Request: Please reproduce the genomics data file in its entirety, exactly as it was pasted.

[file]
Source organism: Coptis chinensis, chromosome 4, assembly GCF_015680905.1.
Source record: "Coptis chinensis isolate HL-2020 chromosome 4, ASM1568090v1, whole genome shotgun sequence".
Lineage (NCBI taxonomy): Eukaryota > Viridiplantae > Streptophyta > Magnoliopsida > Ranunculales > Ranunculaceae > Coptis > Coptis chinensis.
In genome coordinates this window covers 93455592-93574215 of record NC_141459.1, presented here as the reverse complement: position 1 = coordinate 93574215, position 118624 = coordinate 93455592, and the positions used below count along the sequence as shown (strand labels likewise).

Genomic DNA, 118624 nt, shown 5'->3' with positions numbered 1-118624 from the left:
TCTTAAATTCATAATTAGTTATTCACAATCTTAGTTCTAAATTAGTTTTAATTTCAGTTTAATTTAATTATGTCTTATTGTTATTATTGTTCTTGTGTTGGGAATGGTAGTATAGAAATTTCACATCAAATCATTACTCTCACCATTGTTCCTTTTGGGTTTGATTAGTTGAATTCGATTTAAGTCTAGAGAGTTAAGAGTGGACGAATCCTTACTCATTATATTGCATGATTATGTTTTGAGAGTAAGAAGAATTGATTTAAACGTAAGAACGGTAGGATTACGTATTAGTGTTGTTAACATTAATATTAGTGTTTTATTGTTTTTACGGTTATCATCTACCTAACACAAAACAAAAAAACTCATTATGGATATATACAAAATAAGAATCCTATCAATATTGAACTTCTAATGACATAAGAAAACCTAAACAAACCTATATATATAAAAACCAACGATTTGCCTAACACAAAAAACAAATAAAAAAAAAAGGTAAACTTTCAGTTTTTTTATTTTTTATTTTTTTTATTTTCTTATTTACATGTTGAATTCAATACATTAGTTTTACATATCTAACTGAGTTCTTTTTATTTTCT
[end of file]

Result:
Source organism: Coptis chinensis, chromosome 4, assembly GCF_015680905.1.
Source record: "Coptis chinensis isolate HL-2020 chromosome 4, ASM1568090v1, whole genome shotgun sequence".
Lineage (NCBI taxonomy): Eukaryota > Viridiplantae > Streptophyta > Magnoliopsida > Ranunculales > Ranunculaceae > Coptis > Coptis chinensis.
In genome coordinates this window covers 93455592-93574215 of record NC_141459.1, presented here as the reverse complement: position 1 = coordinate 93574215, position 118624 = coordinate 93455592, and the positions used below count along the sequence as shown (strand labels likewise).

Genomic DNA, 118624 nt, shown 5'->3' with positions numbered 1-118624 from the left:
TCTTAAATTCATAATTAGTTATTCACAATCTTAGTTCTAAATTAGTTTTAATTTCAGTTTAATTTAATTATGTCTTATTGTTATTATTGTTCTTGTGTTGGGAATGGTAGTATAGAAATTTCACATCAAATCATTACTCTCACCATTGTTCCTTTTGGGTTTGATTAGTTGAATTCGATTTAAGTCTAGAGAGTTAAGAGTGGACGAATCCTTACTCATTATATTGCATGATTATGTTTTGAGAGTAAGAAGAATTGATTTAAACGTAAGAACGGTAGGATTACGTATTAGTGTTGTTAACATTAATATTAGTGTTTTATTGTTTTTACGGTTATCATCTACCTAACACAAAACAAAAAAACTCATTATGGATATATACAAAATAAGAATCCTATCAATATTGAACTTCTAATGACATAAGAAAACCTAAACAAACCTATATATATAAAAACCAACGATTTGCCTAACACAAAAAACAAATAAAAAAAAAAGGTAAACTTTCAGTTTTTTTATTTTTTATTTTTTTTATTTTCTTATTTACATGTTGAATTCAATACATTAGTTTTACATATCTAACTGAGTTCTTTTTATTTTCT